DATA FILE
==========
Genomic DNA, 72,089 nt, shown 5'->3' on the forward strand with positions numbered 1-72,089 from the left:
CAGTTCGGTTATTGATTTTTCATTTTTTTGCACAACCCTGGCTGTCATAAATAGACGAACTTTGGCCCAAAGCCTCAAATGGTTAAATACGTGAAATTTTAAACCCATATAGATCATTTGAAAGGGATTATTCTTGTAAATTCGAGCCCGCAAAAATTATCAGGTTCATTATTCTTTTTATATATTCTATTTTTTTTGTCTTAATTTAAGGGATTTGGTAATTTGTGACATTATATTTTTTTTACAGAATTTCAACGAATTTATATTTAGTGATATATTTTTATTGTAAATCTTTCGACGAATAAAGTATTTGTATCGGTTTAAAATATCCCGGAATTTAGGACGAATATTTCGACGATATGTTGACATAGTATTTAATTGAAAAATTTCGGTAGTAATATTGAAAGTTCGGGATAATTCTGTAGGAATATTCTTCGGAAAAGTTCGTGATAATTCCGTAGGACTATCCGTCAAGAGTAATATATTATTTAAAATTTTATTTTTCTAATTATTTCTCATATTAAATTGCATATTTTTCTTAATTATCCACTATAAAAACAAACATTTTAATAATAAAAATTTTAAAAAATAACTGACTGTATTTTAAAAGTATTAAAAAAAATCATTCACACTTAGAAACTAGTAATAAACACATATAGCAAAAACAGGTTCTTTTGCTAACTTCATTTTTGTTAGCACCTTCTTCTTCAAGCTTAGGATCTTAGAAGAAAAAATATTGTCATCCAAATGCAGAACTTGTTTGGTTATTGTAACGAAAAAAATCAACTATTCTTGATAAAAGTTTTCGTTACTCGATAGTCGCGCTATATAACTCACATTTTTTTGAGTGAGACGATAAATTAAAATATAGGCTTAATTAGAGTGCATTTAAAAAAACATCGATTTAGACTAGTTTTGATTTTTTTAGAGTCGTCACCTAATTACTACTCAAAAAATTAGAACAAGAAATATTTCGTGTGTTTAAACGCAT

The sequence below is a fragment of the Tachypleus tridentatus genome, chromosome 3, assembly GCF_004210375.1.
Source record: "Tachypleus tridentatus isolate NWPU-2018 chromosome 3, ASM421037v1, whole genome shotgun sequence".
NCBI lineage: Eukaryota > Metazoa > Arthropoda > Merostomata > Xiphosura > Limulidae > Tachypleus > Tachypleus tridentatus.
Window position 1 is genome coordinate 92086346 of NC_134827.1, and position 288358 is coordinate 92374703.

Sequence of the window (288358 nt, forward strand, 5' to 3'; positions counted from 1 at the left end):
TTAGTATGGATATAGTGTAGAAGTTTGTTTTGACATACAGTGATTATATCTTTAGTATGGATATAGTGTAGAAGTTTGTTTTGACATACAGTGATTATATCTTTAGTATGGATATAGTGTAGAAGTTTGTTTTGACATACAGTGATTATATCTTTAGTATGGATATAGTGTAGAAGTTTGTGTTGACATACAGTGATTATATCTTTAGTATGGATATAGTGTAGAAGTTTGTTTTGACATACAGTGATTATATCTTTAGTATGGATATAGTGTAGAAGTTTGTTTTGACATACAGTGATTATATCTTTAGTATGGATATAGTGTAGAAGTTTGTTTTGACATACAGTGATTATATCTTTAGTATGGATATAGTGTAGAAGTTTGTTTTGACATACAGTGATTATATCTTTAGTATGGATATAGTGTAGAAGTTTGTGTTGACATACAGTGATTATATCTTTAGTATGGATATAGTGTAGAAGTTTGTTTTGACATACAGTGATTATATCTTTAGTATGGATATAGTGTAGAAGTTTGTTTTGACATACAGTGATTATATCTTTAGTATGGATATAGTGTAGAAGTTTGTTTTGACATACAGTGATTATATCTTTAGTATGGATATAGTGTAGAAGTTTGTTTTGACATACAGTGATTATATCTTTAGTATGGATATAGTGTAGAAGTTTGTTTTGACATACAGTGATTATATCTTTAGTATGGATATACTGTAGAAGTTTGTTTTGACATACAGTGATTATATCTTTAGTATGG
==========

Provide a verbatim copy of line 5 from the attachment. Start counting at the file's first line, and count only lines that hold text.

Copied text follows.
NCBI lineage: Eukaryota > Metazoa > Arthropoda > Merostomata > Xiphosura > Limulidae > Tachypleus > Tachypleus tridentatus.